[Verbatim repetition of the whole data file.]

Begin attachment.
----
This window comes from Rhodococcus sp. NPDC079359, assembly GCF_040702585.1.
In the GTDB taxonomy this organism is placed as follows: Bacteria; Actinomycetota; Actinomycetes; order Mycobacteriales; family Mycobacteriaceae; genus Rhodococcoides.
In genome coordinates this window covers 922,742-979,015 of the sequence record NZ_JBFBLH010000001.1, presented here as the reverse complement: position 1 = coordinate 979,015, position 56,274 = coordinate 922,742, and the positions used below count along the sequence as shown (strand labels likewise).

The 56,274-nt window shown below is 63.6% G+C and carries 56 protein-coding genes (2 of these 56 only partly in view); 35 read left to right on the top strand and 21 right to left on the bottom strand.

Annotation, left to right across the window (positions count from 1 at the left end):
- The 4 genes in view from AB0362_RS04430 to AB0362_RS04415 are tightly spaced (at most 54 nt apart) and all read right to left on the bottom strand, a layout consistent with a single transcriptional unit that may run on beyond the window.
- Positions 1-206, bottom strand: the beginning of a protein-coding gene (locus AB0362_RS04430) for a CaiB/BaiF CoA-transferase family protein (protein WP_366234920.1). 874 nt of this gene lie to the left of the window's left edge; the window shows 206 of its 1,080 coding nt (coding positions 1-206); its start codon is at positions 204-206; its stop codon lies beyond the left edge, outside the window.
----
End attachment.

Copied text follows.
This window comes from Rhodococcus sp. NPDC079359, assembly GCF_040702585.1.
In the GTDB taxonomy this organism is placed as follows: Bacteria; Actinomycetota; Actinomycetes; order Mycobacteriales; family Mycobacteriaceae; genus Rhodococcoides.
In genome coordinates this window covers 922,742-979,015 of the sequence record NZ_JBFBLH010000001.1, presented here as the reverse complement: position 1 = coordinate 979,015, position 56,274 = coordinate 922,742, and the positions used below count along the sequence as shown (strand labels likewise).

The 56,274-nt window shown below is 63.6% G+C and carries 56 protein-coding genes (2 of these 56 only partly in view); 35 read left to right on the top strand and 21 right to left on the bottom strand.

Annotation, left to right across the window (positions count from 1 at the left end):
- The 4 genes in view from AB0362_RS04430 to AB0362_RS04415 are tightly spaced (at most 54 nt apart) and all read right to left on the bottom strand, a layout consistent with a single transcriptional unit that may run on beyond the window.
- Positions 1-206, bottom strand: the beginning of a protein-coding gene (locus AB0362_RS04430) for a CaiB/BaiF CoA-transferase family protein (protein WP_366234920.1). 874 nt of this gene lie to the left of the window's left edge; the window shows 206 of its 1,080 coding nt (coding positions 1-206); its start codon is at positions 204-206; its stop codon lies beyond the left edge, outside the window.